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College Advice #5: Knowing Your Strengths vs. Your Weaknesses

Nobody is good at everything. Wise philosopher Hannah Montana said it best back in 2006: nobody's perfect. Everybody has their downfall, whether it be a course of study or a personality trait or characteristic. We're all imperfect in all the best ways. Sorry to go all uncool cliche mom on you all, but it's true. We have our strengths and our weaknesses and it's best to learn how to work them to your advantage!

Remember, it's okay to not be the best at something. 

I struggled with this so hard in high school. Sometime in your schooling, whether it's early on or later in your academic career, you'll learn that you have your better subjects. There's always going to be one area you're more successful in or grasp more or are more passionate about. Then, there's going to be classes that you can't grasp or have little to no interest in. For me, that was math.

Math and I have been longtime enemies, but we truly discovered our rivalry sometime sophomore year during Algebra II & Trigonometry. I shudder at the memories. I used to drive myself crazy trying to commit this stuff to memory and I just couldn't get it. Math was always my least favorite subject, yet I found myself dedicating the most amount of time to it in order to try to make it a strength. Sometimes, or rather most of the time, that's just not going to happen. I just wasn't good at math, plain and simple. No amount of time dedicated to it was going to change that.

It didn't matter whether or not I excelled at math. I got my high school requirements out of the way after junior year and found a course in college that required basic math skills. I didn't have to stress my weakness in order to get done what I wanted. I stopped driving myself crazy over not being the best and in the end, it seems to have worked out.

Put your all into your strengths rather than your weaknesses. 

After that "I suck at math" revelation, I was able to spend so much more time on subjects that mattered more to me, like English and History. I took creative writing and mystery literature classes instead of math (and got college credit, booyah!), utilizing my skills in those area. I'm not saying you should completely give up all hope and stop trying all together, but try to cater to your strengths in life rather than dwelling on the fact that you can't do something or aren't the best at it. Dwelling digs you into a deep, dark hole that you won't want to emerge from. Success is not gaged by whether or not you can do everything. If you have a skill or craft that you excel in, use it to your advantage! Market that skill! Develop it more! You never know what can come of it.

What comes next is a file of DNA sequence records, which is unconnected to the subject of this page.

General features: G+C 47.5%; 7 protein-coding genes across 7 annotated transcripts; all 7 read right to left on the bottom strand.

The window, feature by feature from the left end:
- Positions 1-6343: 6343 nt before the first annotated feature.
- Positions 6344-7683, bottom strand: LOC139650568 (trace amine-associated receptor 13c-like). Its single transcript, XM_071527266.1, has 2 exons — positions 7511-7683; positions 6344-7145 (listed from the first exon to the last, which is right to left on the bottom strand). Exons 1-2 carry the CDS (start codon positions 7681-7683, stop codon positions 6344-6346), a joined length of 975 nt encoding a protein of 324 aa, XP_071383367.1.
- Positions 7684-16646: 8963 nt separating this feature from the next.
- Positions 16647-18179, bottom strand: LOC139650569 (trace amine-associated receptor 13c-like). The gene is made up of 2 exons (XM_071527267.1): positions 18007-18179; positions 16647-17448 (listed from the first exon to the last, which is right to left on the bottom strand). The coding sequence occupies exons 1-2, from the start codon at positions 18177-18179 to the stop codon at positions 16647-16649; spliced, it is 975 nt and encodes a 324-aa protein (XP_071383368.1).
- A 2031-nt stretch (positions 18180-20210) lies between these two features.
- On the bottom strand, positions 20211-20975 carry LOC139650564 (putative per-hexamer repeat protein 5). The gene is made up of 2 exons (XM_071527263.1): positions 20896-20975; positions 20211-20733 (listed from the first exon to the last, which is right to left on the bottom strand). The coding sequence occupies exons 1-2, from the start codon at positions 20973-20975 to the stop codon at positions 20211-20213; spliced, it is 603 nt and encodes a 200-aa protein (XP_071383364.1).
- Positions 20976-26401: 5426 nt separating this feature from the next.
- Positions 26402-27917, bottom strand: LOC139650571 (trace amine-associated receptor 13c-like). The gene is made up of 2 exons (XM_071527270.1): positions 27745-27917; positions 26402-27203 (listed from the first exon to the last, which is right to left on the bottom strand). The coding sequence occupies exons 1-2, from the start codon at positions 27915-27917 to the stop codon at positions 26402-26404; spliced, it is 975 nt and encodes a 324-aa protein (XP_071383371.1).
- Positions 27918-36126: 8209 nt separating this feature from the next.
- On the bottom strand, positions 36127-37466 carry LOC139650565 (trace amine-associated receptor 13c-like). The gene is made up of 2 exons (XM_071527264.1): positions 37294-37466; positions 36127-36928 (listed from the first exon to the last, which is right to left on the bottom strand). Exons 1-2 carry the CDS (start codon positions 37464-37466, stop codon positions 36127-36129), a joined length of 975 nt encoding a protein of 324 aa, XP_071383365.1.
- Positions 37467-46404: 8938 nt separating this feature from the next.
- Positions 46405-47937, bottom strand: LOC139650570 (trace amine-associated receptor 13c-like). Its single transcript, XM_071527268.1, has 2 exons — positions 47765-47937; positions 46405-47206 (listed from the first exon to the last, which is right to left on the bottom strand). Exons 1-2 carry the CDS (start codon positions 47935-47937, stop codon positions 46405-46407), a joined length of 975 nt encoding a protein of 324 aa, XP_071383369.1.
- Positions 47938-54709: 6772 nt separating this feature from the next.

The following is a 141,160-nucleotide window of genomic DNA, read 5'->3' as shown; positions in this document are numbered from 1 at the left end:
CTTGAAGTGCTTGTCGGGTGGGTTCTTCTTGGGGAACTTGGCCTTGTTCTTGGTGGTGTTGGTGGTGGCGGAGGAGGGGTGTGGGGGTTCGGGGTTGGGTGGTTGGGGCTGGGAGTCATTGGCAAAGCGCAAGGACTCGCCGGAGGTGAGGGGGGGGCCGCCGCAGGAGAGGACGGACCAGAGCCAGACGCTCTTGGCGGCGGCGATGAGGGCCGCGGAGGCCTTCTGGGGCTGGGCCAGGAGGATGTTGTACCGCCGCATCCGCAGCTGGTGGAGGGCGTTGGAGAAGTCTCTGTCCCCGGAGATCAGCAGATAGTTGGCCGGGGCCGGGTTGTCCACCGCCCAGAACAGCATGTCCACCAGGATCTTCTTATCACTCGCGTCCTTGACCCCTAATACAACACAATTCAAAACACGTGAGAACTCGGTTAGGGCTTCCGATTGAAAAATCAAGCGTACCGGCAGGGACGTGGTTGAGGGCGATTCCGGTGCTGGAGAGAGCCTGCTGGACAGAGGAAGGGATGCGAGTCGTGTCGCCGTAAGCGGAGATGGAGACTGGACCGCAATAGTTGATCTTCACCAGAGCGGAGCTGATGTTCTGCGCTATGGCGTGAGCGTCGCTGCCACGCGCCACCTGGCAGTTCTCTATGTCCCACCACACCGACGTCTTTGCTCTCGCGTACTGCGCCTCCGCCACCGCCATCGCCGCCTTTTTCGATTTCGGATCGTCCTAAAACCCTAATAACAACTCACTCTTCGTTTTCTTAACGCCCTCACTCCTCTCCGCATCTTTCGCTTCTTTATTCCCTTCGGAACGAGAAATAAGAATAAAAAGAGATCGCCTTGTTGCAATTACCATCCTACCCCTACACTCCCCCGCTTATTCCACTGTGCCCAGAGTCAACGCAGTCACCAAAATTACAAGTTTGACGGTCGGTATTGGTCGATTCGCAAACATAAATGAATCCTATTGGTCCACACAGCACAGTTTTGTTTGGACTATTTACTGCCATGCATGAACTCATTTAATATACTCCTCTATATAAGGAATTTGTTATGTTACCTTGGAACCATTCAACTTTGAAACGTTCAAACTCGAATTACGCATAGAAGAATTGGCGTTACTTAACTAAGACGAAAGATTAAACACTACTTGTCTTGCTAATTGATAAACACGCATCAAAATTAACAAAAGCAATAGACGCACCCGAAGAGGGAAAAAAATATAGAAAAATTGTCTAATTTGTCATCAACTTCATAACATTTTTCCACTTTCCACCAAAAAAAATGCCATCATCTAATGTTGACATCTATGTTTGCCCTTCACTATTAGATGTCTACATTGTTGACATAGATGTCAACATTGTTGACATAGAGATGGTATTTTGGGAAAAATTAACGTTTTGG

You can always try to better yourself. 

Giving up entirely on your weaknesses doesn't have to happen. Just because I am awful at math doesn't mean I didn't still try to get A's in my classes. I still studied and asked questions during class. I just didn't drive myself to the brink of insanity because I couldn't figure out limits in pre-calc. There's absolutely nothing wrong with trying to better yourself and try to work out the kinks in your weaknesses. Even if your weakness isn't a skill, but perhaps a characteristic. If your weakness is being shy, take those twenty seconds of courage and speak up. It's easier said than done, but you should never give up on yourself. You're a work in progress, not a completed project. There's always room to grow and develop.

Think about what you're good at and what you might not be. What do you think is your greatest strength?


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